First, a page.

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CPAC: Same Conference, A New Message

Taking a break from their civic duties on Capitol Hill and their respective government roles, over 70 speakers came down to the 40th Annual Conservative Political Action Conference to deliver a message of hope, optimism, and unity.  The message of CPAC this year was clear and distinct, “America’s Future: The Next Generation of Conservatives.”

Thousands of aspiring young Republicans in need of a message flooded into the posh National Harbor conference center. CPAC was robust, engaging spectators in a vast variety of networking events, speakers, panels, and conferences. Naturally, CPAC focused on dismantling the poor decisions and leadership of Democrats, but it also emphasized going back to true Conservative principals, that led to significant Republican dominance and entitlement reforms in the 90s.

There was no shortage of audacious messages concerning the direction of the GOP, and what it must do to once again reclaim governance on the political scene. However, a select variety of speeches captured the attention and imaginations of many hopeful spectators. Speaking out against the Republican dependency on unreliable, greedy consultants, Democratic pollster Pat Caddell delivered, “When you have the Chief of Staff of the Republican National Committee and the political director of the Romney campaign, and their two companies get $150 million at the end of the campaign for the ‘fantastic’ get-out-the-vote program… some of this borders on RICO [the 1970 Racketeer Influenced and Corrupt Organizations Act] violations.”

Converging on the dismal state of the United States’ economy, Dr. Benjamin Carson, a neurosurgeon at John Hopkins, provided his humble view on where Obama is taking the country, “Let’s say somebody were in the White House and they wanted to destroy this nation,” Carson hypothesized.  “I would create division among the people, encourage a culture of ridicule for basic morality and the principles that made and sustained the country, undermine the financial stability of the nation, and weaken and destroy the military. It appears coincidentally that those are the very things that are happening right now.”

Nevertheless, CPAC did not lack optimism, which was embodied in the speeches delivered by Senators Marco Rubio and Rand Paul which electrified the crowd.  Fresh off his superstar performance of delivering a thirteen hour filibuster against illegal drone attacks on US soil, Paul solidified his message that “the GOP has grown old and moss covered.” Rubio, on par with CPAC’s message, articulated proudly that, “We don’t need a new idea. There is an idea. The idea is called America and it still works.”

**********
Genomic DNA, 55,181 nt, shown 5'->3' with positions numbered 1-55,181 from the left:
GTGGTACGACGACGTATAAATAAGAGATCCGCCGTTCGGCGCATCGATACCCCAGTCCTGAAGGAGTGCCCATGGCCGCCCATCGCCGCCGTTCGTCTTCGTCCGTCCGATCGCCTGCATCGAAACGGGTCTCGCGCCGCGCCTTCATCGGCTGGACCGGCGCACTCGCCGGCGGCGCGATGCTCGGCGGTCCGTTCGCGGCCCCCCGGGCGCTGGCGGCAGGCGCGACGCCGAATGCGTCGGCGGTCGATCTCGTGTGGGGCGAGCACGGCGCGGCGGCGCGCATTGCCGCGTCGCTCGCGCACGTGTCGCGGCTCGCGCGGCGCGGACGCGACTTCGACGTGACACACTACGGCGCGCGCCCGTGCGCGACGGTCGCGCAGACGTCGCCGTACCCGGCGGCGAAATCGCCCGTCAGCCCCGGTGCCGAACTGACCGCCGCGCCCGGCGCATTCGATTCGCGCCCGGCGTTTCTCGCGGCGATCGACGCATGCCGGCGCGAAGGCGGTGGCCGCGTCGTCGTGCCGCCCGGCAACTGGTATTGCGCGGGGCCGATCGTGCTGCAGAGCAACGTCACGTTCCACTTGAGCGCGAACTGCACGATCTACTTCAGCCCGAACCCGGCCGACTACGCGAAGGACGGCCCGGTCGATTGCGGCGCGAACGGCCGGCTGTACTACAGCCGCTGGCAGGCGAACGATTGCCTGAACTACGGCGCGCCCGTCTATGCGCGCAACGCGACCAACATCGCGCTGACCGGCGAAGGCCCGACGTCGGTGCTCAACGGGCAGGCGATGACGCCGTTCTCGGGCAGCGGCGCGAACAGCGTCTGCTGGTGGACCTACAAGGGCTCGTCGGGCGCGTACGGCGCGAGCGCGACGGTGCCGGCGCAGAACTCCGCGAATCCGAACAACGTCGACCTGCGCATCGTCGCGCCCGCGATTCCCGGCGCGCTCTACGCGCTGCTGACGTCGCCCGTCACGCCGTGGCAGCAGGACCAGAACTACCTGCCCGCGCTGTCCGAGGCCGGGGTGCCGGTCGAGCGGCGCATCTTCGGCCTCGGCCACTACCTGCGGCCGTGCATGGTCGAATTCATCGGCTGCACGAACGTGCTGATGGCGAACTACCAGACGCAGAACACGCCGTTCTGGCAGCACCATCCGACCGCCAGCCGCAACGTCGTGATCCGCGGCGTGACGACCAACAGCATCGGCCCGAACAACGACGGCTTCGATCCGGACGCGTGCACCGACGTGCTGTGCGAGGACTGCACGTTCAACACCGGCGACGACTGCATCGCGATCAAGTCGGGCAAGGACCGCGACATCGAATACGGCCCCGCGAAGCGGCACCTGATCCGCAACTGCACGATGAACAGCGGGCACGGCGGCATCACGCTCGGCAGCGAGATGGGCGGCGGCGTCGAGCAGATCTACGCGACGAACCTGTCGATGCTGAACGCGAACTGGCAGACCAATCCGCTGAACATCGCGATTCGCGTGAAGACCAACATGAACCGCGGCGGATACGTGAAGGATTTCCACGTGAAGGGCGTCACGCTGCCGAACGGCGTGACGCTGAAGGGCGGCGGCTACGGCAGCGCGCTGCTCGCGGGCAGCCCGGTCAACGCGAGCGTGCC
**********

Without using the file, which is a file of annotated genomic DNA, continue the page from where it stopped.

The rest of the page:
The overall climate of CPAC was more than optimistic—it provided hope and aspirations to everyday Americans who were in dire need of it. Establishment candidates, such as Romney and McCain, were shunned, and the focus was brought to electing the candidate of the people, for the people, chosen by the people. Weariness and a feeling of despondency circled around nominating yet another RINO candidate that was sure to falter among the Conservative base.

jindal
Governor Bobby Jindal

Sentiments regarding Big Government were wholeheartedly negative, as the GOP solidified its message about fighting for the Tea Party movement—small government, lower taxes, and bringing the power back to the states.

NRA CEO, Wayne LaPierre, captivated the audience with his positive temperament regarding the emotionally draining debate about gun control. He denounced universal background checks saying that they “will never make our streets safer” and bluntly told the Left establishment to “keep your advice, and we’ll keep our guns.”

Preceding Ted Cruz’s commencement speech, the results of the 2013 CPAC Straw Poll were announced. Unsurprisingly, Paul and Rubio garnered 50% of the vote, further coagulating their position as Conservative leaders.  Cruz followed up charismatically by mocking Obama’s “scare America tour” and cheerfully announced that “Conservatives are winning!”

The path to a Conservative victory in 2016 is distant and uncertain. Yet, as the 2014 Congress midterms approach, the GOP must focus on retaining its Conservative base and vetting for small government, lower taxes, and a healthy economy for not just Republicans, but for America as a whole. Establishment candidates will simply not get the job done anymore, as the people call for determined Conservatives who truly uphold the Constitution and want to make a change for the better.

– Piotr Pietruczuk

 

(Featured photo:AttributionShare Alike Gage Skidmore, Creative Commons, Flickr)

About piotr1369

Finance student at McGill with a passion for American politics

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